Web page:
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Resource guarding

(9 Posts)
MarmiteAndButter Wed 10-Feb-16 11:29:49

I am going crazy reading about this online.

Dog has been taking seemingly random items and going completely crazy if we attempt to take them back. There is no rhyme or reason to what these items are, but they always belong to the children rather than me. One day, a ballet slipper taken from inside a zipped bag 🙄 The next a cuddly toy. The next a Sylvanian family. And then a random piece of paper (wtf?).

It is a real pain as she won't leave the item, despite the offering of much nicer high value treats such as a chicken wing or a bit of steak. It makes us late when I have to take her with me and I end up getting cross and then getting bitten taking the item away. And so now I leave her unless I have to.

But seriously, what to do? The items are so random we can't guard against it. And offering other better things doesn't work.

Anyone any ideas?

RedOnHerHedd Wed 10-Feb-16 11:44:15

You get bitten?
How old are your DC?
I would seriously be concerned if she is biting you. Maybe one of those behaviour classes might be of help. I don't have any other suggestions though. Does she have her own toys? DH used to have a cocker spaniel when we got together in our teens and she used to have her "babies" which were stuffed toys. She would growl if you went near them. Could your dog be doing the same?

AnUtterIdiot Wed 10-Feb-16 12:08:56

I was going to ask if you'd tried swapping for other toys.

How old is the dog? Has anything happened recently that might have thrown her?

MarmiteAndButter Wed 10-Feb-16 14:40:37

Yes, she has her own toys and we have also been to all sorts of classes.
It's just the things that get recommended don't work 😬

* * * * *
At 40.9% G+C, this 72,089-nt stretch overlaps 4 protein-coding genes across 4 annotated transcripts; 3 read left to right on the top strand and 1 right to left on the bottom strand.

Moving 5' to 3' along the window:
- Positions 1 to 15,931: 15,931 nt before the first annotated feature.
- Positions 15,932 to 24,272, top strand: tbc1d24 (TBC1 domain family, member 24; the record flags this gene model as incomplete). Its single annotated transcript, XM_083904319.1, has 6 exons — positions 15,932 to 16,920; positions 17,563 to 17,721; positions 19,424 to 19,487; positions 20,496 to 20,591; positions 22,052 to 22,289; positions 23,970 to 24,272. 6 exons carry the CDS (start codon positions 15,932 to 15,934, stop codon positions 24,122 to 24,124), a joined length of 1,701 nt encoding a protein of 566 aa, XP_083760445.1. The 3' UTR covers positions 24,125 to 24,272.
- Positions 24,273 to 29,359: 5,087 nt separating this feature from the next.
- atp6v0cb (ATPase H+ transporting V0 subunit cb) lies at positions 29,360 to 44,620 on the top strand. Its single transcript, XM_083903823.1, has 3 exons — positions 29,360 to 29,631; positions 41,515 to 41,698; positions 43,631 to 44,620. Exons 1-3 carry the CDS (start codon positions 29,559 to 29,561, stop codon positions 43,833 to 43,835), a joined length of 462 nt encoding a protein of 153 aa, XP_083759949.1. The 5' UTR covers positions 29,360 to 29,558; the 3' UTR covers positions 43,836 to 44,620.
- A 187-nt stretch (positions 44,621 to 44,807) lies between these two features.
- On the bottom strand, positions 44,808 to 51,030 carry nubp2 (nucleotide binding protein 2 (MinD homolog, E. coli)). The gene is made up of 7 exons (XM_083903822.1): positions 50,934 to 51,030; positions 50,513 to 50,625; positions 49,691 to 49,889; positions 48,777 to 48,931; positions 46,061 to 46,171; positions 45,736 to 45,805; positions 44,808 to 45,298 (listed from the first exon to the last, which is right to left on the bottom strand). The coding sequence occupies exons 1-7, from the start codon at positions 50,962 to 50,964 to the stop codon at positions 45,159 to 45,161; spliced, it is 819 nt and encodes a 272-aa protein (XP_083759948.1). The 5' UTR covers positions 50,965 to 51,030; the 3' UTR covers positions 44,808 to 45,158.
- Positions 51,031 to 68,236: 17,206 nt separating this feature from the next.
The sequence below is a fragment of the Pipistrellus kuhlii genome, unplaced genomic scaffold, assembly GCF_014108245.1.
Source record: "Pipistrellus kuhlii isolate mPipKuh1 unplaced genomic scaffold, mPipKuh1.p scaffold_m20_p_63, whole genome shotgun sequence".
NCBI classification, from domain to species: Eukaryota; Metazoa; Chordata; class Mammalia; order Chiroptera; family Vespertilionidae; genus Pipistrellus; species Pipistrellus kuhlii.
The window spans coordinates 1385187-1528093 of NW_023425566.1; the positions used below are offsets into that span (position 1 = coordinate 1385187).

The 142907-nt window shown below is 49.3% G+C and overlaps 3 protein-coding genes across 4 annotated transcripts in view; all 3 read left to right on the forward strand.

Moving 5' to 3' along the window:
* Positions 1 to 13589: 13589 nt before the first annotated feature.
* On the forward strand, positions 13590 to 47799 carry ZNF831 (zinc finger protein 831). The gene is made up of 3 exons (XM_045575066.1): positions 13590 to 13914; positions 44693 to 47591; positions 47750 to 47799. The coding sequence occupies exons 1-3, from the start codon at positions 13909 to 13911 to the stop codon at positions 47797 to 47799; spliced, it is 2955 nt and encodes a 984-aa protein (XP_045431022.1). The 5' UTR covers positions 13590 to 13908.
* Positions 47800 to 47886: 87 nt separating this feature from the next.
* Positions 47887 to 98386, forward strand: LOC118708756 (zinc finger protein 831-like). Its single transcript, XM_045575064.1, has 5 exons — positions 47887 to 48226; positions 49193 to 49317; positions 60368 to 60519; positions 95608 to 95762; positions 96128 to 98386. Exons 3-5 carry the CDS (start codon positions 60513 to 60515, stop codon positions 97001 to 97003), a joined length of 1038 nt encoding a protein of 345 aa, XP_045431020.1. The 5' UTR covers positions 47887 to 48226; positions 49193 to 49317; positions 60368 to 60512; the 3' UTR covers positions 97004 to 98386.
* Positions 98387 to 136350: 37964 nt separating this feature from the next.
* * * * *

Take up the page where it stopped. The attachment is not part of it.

Thank you though. I shall keep at it.
No, the DCs would never get snapped at as they know not to touch when she has a stand off over a piece of fluff or whatever.
I try not to make it an issue either, other than when I have to be leaving the house with her like when she has a vet appointment.
It is recent. I am wondering if she has picked up on vibes about other things going on.
That is interesting.
Perhaps with patience it'll stop as easily as it has started.

ADishBestEatenCold Fri 12-Feb-16 00:12:24

What does she do if you don't try to get the item back and just ignore her?

How old is she? Is she neutered and how long ago was she neutered?

Have you tried offering her a favourite fluffy toy with a squeak (that you can squeak to attract her) in place of whatever she has stolen and is guarding?

tobee Sat 13-Feb-16 14:32:54

My dog runs off with things like the post and wants to start a game of chase. The thing that he usually gives them up for is Parmesan, especially if a bit smelly.

Also, if I look bored by it or have gone to get cheese from the fridge he just drops it.

MarmiteAndButter Sun 14-Feb-16 05:01:44

Mmmmm, good question.
Eventually, she wanders off uninterested but it's hit and miss as to when that will happen.
She is not the slightest bit interested in swapping it for her own toy, a treat, or even raw chicken 😏
I have yet to try cheese though! That will be my next try!
She is three years old and was early neutered at 8 weeks old before she came to me (not a practise I like as it was too young imo, but not one I had a choice in.)

MarmiteAndButter Sun 14-Feb-16 05:02:32

Luckily, where we live we have no postal system or she'd be after that too 😂

ADishBestEatenCold Sun 14-Feb-16 23:48:15

Hmm. Was thinking that, had she been fairly recently neutered that she might be still feeling a bit hormonal (was even leaping into the realms of fantasy ... thinking false pregnancy, or something smile ).

Yes, try cheese! Or sausages ... most dogs would give up anything for sausages.

If her own toys are 'silent' ones, then you could try investing in a 'noisy' toy (squeak, quack, whatever) that is only brought out at such times (not for general play).

Talking of general play, you could start clicker-training during play. So when she relinquishes a toy (during normal play, not at these stressful 'stand-off' times) you click and reward, straight away.

Meantime, if you know you're going to have to leave the house with her at a given time, try putting her into her crate, or the loo, or somewhere quiet and small, with no toys and no stealable items, half an hour before you are due to leave. She could be picking up going-out/appointment signals from you and mis-translating them into high stress.

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